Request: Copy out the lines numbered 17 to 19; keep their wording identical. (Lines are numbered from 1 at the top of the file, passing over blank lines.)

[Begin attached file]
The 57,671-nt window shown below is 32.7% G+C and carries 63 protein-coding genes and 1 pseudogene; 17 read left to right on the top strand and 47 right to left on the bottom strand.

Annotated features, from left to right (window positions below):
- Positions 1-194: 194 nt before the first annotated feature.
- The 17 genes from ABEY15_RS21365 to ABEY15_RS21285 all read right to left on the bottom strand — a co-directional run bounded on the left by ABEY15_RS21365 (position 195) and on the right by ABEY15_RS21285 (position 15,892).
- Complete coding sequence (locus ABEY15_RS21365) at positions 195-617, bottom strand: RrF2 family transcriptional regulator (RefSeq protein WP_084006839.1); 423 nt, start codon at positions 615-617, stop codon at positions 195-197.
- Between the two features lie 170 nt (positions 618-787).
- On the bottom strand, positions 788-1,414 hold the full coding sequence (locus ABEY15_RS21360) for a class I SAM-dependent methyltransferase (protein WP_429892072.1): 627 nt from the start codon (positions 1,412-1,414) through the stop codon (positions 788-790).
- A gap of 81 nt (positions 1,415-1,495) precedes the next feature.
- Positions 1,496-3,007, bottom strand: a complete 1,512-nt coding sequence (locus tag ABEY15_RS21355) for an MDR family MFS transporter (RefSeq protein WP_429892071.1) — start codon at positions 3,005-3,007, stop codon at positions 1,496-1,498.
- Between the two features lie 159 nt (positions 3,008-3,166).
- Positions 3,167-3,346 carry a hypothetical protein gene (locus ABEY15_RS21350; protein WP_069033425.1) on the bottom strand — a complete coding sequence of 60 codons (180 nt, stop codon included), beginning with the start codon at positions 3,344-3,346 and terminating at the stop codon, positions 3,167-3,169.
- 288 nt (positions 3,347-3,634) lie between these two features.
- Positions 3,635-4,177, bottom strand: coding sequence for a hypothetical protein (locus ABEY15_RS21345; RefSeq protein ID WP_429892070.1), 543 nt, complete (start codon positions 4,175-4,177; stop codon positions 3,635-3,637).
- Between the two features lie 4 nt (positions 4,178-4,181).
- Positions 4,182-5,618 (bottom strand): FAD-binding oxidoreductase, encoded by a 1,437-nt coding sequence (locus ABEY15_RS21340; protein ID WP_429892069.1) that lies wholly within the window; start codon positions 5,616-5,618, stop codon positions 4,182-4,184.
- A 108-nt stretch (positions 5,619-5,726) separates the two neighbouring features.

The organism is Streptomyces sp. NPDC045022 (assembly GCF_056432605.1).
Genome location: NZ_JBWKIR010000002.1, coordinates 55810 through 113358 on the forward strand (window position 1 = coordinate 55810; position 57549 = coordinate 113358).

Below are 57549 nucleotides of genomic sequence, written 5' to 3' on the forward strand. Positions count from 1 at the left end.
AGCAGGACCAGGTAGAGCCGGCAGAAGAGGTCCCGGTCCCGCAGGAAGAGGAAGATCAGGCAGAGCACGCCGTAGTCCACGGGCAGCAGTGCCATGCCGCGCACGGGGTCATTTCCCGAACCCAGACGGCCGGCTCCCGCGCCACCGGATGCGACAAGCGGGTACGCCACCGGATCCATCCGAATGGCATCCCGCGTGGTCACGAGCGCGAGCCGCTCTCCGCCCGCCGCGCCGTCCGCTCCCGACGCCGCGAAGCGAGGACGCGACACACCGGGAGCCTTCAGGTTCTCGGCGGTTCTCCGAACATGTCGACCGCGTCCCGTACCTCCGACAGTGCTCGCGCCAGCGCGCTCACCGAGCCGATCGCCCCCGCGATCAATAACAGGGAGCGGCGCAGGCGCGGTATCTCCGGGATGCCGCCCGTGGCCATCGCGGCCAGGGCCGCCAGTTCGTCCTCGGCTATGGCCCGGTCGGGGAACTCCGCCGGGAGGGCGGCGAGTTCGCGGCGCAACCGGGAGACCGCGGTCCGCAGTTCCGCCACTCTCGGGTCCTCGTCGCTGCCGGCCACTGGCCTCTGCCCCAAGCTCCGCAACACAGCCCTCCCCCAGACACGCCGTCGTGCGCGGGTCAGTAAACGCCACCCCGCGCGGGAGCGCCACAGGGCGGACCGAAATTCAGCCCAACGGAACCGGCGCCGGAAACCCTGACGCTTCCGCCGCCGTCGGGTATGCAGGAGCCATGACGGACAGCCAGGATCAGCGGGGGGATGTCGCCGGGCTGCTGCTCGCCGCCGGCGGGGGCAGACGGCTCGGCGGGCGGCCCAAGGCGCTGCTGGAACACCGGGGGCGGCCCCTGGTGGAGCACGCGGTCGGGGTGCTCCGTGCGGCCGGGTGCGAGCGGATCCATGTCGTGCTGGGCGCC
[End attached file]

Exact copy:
The organism is Streptomyces sp. NPDC045022 (assembly GCF_056432605.1).
Genome location: NZ_JBWKIR010000002.1, coordinates 55810 through 113358 on the forward strand (window position 1 = coordinate 55810; position 57549 = coordinate 113358).

Below are 57549 nucleotides of genomic sequence, written 5' to 3' on the forward strand. Positions count from 1 at the left end.